Very soon, I’m going to be an angel. Before you reach for the sympathy cards, I can assure you I feel fine; I’m not planning on leaving this earth any time soon.
On Christmas Eve, I’m doing my annual gig at my church: as the Christmas Angel, I narrate the Nativity story at the early children’s service. It’s one of those simply magical events. The church is beautiful and dark with twinkling lights. Everyone’s excited. And as my Angel tells the story, the children come and join me at the appropriate time , dressed as little shepherds, donkeys, stars, wise men, angels and the occasional Lady Gaga.
Church has always been one of the most communication-accessible areas of my life with hearing loss – because I understand most of what’s being said and sung. I grew up listening to music lying on the floor, ear pressed against the stereo so I could ‘get the words’. That was the theory, anyway, because I still have my own lyrics to many songs. (They don’t make sense, but I make up for that with a terrific sense of rhythm.) It took many years and good hearing aids before I knew the proper words for some songs. Even now, if you were to watch me singing in a group sing-along, you’d see my lips moving in different directions than anyone else’s – it looks like really bad lip-synching, although I’m just singing it like I know it.
In answer to that beautiful Christmas song, Do You Hear What I Hear?, my answer is most likely probably not. Take Walking in a Winter Wonderland, for example. The first two lines go like this:
♪ Sleigh bells ring, are you listening?
In the lane, snow is glistening…♪
♪ Sleigh bells ring, are ya with me?
Don’t delay-y-y, your naughty whistling…♪
That’s they way I heard the words. Now, if this song had been in the Presbyterian hymn book, I’d have got the words right from the get-go. Growing up in a church-going family, all the hymns were printed right there, in the hymn book. Once I learned to read, I sang those songs the way they were written, with words that made sense (more or less.) Hymn books were trailblazers of print interpretation!
The church I went to as a child used an amplification system that, when the minister spoke in his already booming voice, almost blew the roof off. But, in my pre-hearing aid days, it sounded fine – if I was paying attention. I think that’s why my dad and mom (6’4 and 5’11” respectively) felt safe sitting near the back of the congregation. They didn’t want to block the view for people behind them and they figured their hard of hearing daughter wasn’t listening anyway.
In my teens and twenties, still a regular church-goer, my hearing worsened. I sat closer to the front, as did my parents who were aging and shrinking, posing less of a barrier to the smaller people behind them. Sitting at the front, I could speechread the minister and other speakers, but difficulty came with prayer time (you know, the long ones). When I closed my eyes, as we were supposed to, I couldn’t understand anything between Dear God and Amen! I didn’t want to risk offending the Almighty by closing my eyes and drifting off to I-can’t-hear-you-la-la-land, so I scrunched my eyes shut and kept repeating to myself, “Ditto, Lord! Whatever he’s saying, that’s goes for me, too. Ditto-Amen.”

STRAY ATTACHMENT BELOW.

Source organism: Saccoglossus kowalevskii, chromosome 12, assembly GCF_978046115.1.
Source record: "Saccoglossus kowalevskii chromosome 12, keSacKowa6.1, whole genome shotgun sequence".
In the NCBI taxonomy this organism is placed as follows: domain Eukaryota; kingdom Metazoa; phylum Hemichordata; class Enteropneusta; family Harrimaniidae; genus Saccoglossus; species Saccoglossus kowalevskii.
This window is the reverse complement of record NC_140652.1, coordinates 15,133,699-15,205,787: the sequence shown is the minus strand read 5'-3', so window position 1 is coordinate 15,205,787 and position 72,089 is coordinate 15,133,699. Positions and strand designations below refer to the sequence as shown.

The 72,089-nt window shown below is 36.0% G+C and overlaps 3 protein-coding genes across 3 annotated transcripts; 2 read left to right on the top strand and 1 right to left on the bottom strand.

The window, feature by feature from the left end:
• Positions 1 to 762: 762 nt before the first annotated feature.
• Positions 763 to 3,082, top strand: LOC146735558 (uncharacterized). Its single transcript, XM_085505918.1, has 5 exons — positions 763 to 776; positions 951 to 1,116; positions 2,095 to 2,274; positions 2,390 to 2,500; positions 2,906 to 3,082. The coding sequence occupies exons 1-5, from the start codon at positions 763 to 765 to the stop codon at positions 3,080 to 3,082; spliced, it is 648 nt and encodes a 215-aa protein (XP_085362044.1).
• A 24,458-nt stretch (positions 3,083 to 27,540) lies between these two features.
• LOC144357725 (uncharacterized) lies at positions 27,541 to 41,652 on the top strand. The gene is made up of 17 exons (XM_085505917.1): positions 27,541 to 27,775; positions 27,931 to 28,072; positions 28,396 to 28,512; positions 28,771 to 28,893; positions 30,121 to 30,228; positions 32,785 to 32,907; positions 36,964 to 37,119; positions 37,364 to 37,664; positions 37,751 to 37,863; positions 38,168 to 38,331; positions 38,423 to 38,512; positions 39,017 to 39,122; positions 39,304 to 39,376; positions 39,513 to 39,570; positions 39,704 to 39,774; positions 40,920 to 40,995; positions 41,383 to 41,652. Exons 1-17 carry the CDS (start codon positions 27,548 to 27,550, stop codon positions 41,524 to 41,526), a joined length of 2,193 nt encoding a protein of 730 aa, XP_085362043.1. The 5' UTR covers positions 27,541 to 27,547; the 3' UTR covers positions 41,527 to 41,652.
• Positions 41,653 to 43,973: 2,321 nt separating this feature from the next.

These days, I’m a bit smarter. My church is accessible with good acoustics, a superb sound system, and FM receivers that I hope somebody is using. I still sit in the second row for easy speechreading. But now, I keep my eyes open during the prayers – to watch the lips of the person reading the prayers. It’s always a shock for him or her to look around and catch me staring them down. I try not to smile because it throws them off, and then other people wake up, thinking prayers are over.
Recently, a progressive church in another area of the city wanted to become more accessible to people with hearing loss. They asked me to come and speak – not to an accessibility committee, but to give the sermon.
Oh, jeez. At first I was nervous, as if I were an impostor. But I’m not the granddaughter of a minister for nothing; I rose to the occasion because I had something to say. We want people who are deaf or have hearing loss to understand, to be included in a worship service (or any other kind of gathering). They need to learn how to ask for accommodation, to understand they have the right to do so, and how much they are missing if they stay in the shadows. And the requested accommodation should be provided; wherever people gather, whether in a house of worship, in a city council chamber, in a school auditorium, or in places of leisure – no one should be excluded because of their (dis)ability, gender, sexuality, race or beliefs. Those barriers are person-made; they are not naturally-occurring or in any way divine; they don’t belong in an inclusive, caring environment.
This Christmas, will I hear what they hear? When the little ones come out on Christmas Eve, they may not get the words to the carols quite right. Some people sitting in the audience may not hear or understand every amplified word coming out of the Christmas Angel’s mouth. Many may not even be ‘believers’, and that certainly doesn’t matter, either. If you’ll forgive a little seasonal, sentimental mush – it’s the coming together, with excitement and joy, that makes the night special, beautiful. It’s the hope that maybe next year, we will communicate better and bring more peace into the world.
And I can say this because I am, after all, an Angel.